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Yup, it’s a post about That T-Shirt At WonderCon.


 So I was at WonderCon on Sunday, as it turns out, and yup, I saw that shirt. Yup, I turned that information over to Exhibitor Relations. And yup, I followed up with an email to CCI’s exhibitor email address:

Dear WonderCon 2014 exhibit staff:

First, congratulations on a great year! Hopefully everyone on the con committee is pleased, looking forward to the 2015, and getting some sleep.
Unfortunately, I’ve come to disturb your well-earned rest to ask you to consider extending your harassment policies to exhibitors, and to make the harassment policy more obvious to congoers, in the same vein as Emerald City Comic-Con and SakuraCon.
While I was visiting vendors and Artist’s Alley tables on Sunday afternoon, I spotted a T-shirt at Tankhead Custom Tees, booth 888, that read “I like fangirls how I like my coffee. I hate coffee” with an emblem of a spilled coffee cup, as depicted in the photo creator Landry Walker took at the con:
I saw that shirt too. I knew that I should find someone in con operations and let them know it wasn’t okay. Not finding a clear policy on exhibitor trouble on your site, I went to your volunteer table. The kind staff pointed me to Exhibitor Relations, a floor manager was called, and I explained, including Landry’s photo. She told me they would investigate.
I hope you have. And I hope that you’ve made it clear to the man running Tankhead that his custom is no longer welcome at CCI conventions going forward… but he’s the obvious symptom of the larger problem at hand.
Men in comics culture often adopt a woman-hating stance, and what a shirt like that, sitting out at the top of a corner booth on an aisle at WonderCon or SDCC or anywhere else, says is simple: “This con is OK with me hating women. Hating women is normal in comics. This shirt is OK for me to sell here because misogyny is normal here; in fact, it is OK for me to brandish my woman-hating shirt above my other shirts like we’re in Westeros and it’s my banner.”
We’re not in Westeros. It’s not OK to hold up “I hate women” as your banner any more. And I know WonderCon doesn’t want to be these guys’ bannerman, judging by the number of women and young girls I saw on the con floor this year. I managed to make a report to Exhibitor Relations because I am persistent and kept looking for a means to do so for half an hour. Not everyone is as persistent as me, but everyone should be able to help you keep your con welcoming and safe without going to the lengths I did.
Yes, I know. Con operations cannot and does not want to be everywhere at the con at once looking for harassment. I work behind booths on a regular basis for events like w00tstock, and we can’t be everywhere. Fortunately, you don’t have to. Your attendees, properly informed and regularly reminded, will do this work for you. 
Signage in every common area of the convention reiterating your attendee anti-harassment policies will give people experiencing harassment the information they need to report if they feel they need to do so. Extending your anti-harassment policies to exhibitors and the material they carry, and adding that to your signage— “If you experience any abusive behavior from an exhibitor or believe an item violates our policies, please come to Exhibitor Relations at the back of Hall A”— will let people know where to go to find a floor manager and have the problem addressed.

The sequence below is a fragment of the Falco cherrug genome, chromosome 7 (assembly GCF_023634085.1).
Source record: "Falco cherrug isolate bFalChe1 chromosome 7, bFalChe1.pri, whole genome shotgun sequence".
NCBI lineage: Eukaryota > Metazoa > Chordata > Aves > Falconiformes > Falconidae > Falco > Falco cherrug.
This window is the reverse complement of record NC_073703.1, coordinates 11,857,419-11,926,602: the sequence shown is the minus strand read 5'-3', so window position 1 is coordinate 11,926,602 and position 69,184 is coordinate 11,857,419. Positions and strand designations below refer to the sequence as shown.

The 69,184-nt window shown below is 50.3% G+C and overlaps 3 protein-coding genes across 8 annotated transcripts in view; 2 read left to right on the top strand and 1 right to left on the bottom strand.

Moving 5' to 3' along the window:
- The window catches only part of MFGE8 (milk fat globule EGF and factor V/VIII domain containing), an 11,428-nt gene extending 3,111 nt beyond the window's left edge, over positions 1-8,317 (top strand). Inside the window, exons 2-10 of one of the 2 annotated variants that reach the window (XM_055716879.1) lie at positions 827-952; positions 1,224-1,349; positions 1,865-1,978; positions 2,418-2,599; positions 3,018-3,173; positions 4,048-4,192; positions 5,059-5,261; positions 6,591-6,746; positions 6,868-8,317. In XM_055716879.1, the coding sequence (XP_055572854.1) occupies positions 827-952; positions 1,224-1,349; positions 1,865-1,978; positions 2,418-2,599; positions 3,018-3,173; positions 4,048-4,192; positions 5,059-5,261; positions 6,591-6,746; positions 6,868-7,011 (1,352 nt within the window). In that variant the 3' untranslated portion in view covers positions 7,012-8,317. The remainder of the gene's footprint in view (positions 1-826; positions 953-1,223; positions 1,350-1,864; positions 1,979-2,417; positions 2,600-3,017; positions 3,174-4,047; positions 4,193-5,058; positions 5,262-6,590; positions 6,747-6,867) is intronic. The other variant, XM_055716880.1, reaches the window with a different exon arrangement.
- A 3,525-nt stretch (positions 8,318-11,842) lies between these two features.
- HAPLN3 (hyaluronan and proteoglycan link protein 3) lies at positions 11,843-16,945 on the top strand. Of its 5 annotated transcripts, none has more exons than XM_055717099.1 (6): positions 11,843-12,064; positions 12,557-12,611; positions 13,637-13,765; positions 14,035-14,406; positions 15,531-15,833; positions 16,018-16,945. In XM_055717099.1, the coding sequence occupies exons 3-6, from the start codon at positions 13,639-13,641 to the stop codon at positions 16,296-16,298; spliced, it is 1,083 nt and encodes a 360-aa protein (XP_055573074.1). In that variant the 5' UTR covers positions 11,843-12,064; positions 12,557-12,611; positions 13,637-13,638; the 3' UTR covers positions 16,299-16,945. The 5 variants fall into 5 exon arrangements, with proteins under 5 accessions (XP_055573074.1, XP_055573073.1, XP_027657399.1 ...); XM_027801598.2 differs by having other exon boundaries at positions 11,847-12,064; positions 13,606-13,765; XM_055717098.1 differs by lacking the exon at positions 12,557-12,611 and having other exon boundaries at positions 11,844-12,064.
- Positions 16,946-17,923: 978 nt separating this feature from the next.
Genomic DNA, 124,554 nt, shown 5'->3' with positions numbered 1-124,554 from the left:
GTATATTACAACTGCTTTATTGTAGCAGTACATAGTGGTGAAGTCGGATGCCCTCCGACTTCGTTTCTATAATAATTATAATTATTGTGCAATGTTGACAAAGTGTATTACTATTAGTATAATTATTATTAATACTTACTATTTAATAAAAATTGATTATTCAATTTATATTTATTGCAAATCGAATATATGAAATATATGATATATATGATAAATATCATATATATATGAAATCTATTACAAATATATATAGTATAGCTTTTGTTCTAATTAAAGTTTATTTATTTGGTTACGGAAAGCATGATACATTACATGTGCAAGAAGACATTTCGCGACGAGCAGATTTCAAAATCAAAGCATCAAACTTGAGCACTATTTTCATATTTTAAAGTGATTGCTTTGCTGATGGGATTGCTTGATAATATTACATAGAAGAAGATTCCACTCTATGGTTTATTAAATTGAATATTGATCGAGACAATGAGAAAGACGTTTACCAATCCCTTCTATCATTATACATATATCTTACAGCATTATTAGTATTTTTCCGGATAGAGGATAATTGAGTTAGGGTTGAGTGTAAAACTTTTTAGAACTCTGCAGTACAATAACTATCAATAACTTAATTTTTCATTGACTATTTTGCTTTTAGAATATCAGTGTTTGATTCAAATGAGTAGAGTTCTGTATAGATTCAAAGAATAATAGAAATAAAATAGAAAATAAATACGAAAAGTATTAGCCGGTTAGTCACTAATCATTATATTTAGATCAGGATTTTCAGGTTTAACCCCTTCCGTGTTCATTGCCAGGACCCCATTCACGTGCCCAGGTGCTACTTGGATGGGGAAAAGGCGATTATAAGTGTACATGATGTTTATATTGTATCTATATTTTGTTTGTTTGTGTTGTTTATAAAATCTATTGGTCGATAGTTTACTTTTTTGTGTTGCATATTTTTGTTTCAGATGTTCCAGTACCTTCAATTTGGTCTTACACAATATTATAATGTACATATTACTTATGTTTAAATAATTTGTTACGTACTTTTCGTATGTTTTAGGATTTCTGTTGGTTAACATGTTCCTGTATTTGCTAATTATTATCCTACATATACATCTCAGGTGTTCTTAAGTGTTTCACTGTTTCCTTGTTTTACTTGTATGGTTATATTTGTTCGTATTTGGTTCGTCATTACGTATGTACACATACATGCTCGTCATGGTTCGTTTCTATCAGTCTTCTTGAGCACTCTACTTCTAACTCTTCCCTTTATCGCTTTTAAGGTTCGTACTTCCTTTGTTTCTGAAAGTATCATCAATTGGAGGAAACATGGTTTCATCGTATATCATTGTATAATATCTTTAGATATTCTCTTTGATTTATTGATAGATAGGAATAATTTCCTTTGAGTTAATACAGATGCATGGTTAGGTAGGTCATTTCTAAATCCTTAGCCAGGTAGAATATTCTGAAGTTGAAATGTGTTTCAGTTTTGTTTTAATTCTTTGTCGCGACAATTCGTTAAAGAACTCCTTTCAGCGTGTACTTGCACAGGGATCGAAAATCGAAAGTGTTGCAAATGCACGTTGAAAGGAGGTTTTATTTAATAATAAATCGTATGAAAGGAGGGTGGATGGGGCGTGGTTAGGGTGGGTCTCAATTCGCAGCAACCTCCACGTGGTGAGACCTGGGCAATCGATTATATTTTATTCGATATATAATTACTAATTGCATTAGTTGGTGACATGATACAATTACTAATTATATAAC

This sort of “bombard the common areas with resource-filled material” approach, combined with a low-to-zero-tolerance harassment policy, has made both Emerald City and CONvergence (the originators of the “Cosplay is not Consent” poster meme) very welcoming places to attend and do business. WonderCon can do it too! Amend the policy to include exhibitors, poster the hell out of the common areas, and let your attendees know that this is not a con that welcomes woman-hating behavior even when exhibitors are involved. We will help you. We will rise to the standard you set.
And, well, if one lady with 28 years’ comic fandom can’t convince you, please listen to NYT bestseller and Eisner nominee Greg Rucka. He’s a smart guy:
Thanks, WonderCon. I know you can step up and I know that educating everyone involved will work.
Janice Collier


Newton’s third law says that forces come in equal and opposite pairs. This means that when air exerts lift on an airplane, the airplane also exerts a downward force on the air. This is clear in the image above, which shows a an A380 prototype launched through a wall of smoke. When the model passes, air is pushed downward. The finite size of the wings also generates dramatic wingtip vortices. The high pressure air on the underside of the wings tries to slip around the wingtip to the upper surface, where the local pressure is low. This generates the spiraling vortices, which can be a significant hazard to other nearby aircraft. They are also detrimental to the airplane’s lift because they reduce the downwash of air. Most commercial aircraft today mitigate these effects using winglets which weaken the vortices’ effects. (Image credit: Nat. Geo./BBC2)

There’s a place you can stand, next to the INO at LAX, that puts you almost directly underneath the last 2000’ or so of the final approach of the north runway. I’ve been there while an A380 landed. Standing in the downwash was kind of amazing.

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